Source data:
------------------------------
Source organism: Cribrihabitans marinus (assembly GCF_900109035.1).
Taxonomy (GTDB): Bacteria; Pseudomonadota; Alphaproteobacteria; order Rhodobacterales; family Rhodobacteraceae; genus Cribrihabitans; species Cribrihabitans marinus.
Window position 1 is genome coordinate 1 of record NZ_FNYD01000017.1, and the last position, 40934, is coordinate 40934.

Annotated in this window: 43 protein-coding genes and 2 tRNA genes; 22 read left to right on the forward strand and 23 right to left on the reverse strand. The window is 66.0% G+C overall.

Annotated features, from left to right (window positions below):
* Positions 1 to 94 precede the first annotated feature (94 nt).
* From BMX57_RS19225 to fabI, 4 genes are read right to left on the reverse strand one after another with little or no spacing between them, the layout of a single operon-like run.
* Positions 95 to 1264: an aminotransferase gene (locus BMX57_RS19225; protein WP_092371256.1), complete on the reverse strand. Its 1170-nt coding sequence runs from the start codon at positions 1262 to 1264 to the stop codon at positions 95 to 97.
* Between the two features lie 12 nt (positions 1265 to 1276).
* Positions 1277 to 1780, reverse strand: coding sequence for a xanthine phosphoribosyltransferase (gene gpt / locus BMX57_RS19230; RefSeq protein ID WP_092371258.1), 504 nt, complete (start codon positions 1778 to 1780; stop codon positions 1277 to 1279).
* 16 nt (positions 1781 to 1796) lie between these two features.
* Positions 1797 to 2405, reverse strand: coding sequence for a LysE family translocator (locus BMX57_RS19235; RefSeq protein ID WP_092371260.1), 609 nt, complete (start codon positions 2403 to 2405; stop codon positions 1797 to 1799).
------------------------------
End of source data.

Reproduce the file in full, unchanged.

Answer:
Source organism: Cribrihabitans marinus (assembly GCF_900109035.1).
Taxonomy (GTDB): Bacteria; Pseudomonadota; Alphaproteobacteria; order Rhodobacterales; family Rhodobacteraceae; genus Cribrihabitans; species Cribrihabitans marinus.
Window position 1 is genome coordinate 1 of record NZ_FNYD01000017.1, and the last position, 40934, is coordinate 40934.

Annotated in this window: 43 protein-coding genes and 2 tRNA genes; 22 read left to right on the forward strand and 23 right to left on the reverse strand. The window is 66.0% G+C overall.

Annotated features, from left to right (window positions below):
* Positions 1 to 94 precede the first annotated feature (94 nt).
* From BMX57_RS19225 to fabI, 4 genes are read right to left on the reverse strand one after another with little or no spacing between them, the layout of a single operon-like run.
* Positions 95 to 1264: an aminotransferase gene (locus BMX57_RS19225; protein WP_092371256.1), complete on the reverse strand. Its 1170-nt coding sequence runs from the start codon at positions 1262 to 1264 to the stop codon at positions 95 to 97.
* Between the two features lie 12 nt (positions 1265 to 1276).
* Positions 1277 to 1780, reverse strand: coding sequence for a xanthine phosphoribosyltransferase (gene gpt / locus BMX57_RS19230; RefSeq protein ID WP_092371258.1), 504 nt, complete (start codon positions 1778 to 1780; stop codon positions 1277 to 1279).
* 16 nt (positions 1781 to 1796) lie between these two features.
* Positions 1797 to 2405, reverse strand: coding sequence for a LysE family translocator (locus BMX57_RS19235; RefSeq protein ID WP_092371260.1), 609 nt, complete (start codon positions 2403 to 2405; stop codon positions 1797 to 1799).